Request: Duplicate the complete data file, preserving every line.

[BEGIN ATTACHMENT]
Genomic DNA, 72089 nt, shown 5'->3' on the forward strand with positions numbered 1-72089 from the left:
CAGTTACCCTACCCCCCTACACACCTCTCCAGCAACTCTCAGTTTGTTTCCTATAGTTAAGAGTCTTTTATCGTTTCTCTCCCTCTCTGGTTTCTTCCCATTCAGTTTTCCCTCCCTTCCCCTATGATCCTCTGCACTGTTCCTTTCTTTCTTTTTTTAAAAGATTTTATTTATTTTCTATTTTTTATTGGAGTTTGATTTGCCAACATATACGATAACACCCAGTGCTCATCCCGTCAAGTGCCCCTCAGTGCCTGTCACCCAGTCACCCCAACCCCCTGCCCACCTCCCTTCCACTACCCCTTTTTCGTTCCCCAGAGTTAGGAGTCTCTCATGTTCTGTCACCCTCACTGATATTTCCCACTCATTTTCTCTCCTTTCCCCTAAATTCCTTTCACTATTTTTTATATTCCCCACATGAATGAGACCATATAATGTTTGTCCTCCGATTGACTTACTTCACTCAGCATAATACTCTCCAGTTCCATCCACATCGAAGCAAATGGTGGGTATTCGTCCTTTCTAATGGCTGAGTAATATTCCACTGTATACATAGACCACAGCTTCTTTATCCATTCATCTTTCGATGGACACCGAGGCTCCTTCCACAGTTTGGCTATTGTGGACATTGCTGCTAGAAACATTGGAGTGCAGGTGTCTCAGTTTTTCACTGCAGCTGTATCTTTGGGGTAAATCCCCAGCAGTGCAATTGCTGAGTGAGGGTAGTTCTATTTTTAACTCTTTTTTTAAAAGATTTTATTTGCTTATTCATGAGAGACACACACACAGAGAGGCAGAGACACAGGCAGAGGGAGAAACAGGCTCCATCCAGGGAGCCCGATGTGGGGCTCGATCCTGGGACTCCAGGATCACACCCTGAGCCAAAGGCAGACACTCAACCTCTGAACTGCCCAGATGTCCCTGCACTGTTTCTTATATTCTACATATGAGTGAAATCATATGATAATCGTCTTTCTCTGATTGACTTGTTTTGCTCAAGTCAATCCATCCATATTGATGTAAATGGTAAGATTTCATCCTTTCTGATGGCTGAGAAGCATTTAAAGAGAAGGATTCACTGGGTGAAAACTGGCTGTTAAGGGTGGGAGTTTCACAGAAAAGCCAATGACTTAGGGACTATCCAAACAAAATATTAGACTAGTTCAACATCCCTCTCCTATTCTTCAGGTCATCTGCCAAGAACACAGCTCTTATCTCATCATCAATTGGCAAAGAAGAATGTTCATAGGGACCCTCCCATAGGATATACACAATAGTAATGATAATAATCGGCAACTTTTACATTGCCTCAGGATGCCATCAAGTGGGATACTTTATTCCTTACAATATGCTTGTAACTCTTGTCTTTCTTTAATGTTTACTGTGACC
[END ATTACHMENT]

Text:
Genomic DNA, 72089 nt, shown 5'->3' on the forward strand with positions numbered 1-72089 from the left:
CAGTTACCCTACCCCCCTACACACCTCTCCAGCAACTCTCAGTTTGTTTCCTATAGTTAAGAGTCTTTTATCGTTTCTCTCCCTCTCTGGTTTCTTCCCATTCAGTTTTCCCTCCCTTCCCCTATGATCCTCTGCACTGTTCCTTTCTTTCTTTTTTTAAAAGATTTTATTTATTTTCTATTTTTTATTGGAGTTTGATTTGCCAACATATACGATAACACCCAGTGCTCATCCCGTCAAGTGCCCCTCAGTGCCTGTCACCCAGTCACCCCAACCCCCTGCCCACCTCCCTTCCACTACCCCTTTTTCGTTCCCCAGAGTTAGGAGTCTCTCATGTTCTGTCACCCTCACTGATATTTCCCACTCATTTTCTCTCCTTTCCCCTAAATTCCTTTCACTATTTTTTATATTCCCCACATGAATGAGACCATATAATGTTTGTCCTCCGATTGACTTACTTCACTCAGCATAATACTCTCCAGTTCCATCCACATCGAAGCAAATGGTGGGTATTCGTCCTTTCTAATGGCTGAGTAATATTCCACTGTATACATAGACCACAGCTTCTTTATCCATTCATCTTTCGATGGACACCGAGGCTCCTTCCACAGTTTGGCTATTGTGGACATTGCTGCTAGAAACATTGGAGTGCAGGTGTCTCAGTTTTTCACTGCAGCTGTATCTTTGGGGTAAATCCCCAGCAGTGCAATTGCTGAGTGAGGGTAGTTCTATTTTTAACTCTTTTTTTAAAAGATTTTATTTGCTTATTCATGAGAGACACACACACAGAGAGGCAGAGACACAGGCAGAGGGAGAAACAGGCTCCATCCAGGGAGCCCGATGTGGGGCTCGATCCTGGGACTCCAGGATCACACCCTGAGCCAAAGGCAGACACTCAACCTCTGAACTGCCCAGATGTCCCTGCACTGTTTCTTATATTCTACATATGAGTGAAATCATATGATAATCGTCTTTCTCTGATTGACTTGTTTTGCTCAAGTCAATCCATCCATATTGATGTAAATGGTAAGATTTCATCCTTTCTGATGGCTGAGAAGCATTTAAAGAGAAGGATTCACTGGGTGAAAACTGGCTGTTAAGGGTGGGAGTTTCACAGAAAAGCCAATGACTTAGGGACTATCCAAACAAAATATTAGACTAGTTCAACATCCCTCTCCTATTCTTCAGGTCATCTGCCAAGAACACAGCTCTTATCTCATCATCAATTGGCAAAGAAGAATGTTCATAGGGACCCTCCCATAGGATATACACAATAGTAATGATAATAATCGGCAACTTTTACATTGCCTCAGGATGCCATCAAGTGGGATACTTTATTCCTTACAATATGCTTGTAACTCTTGTCTTTCTTTAATGTTTACTGTGACC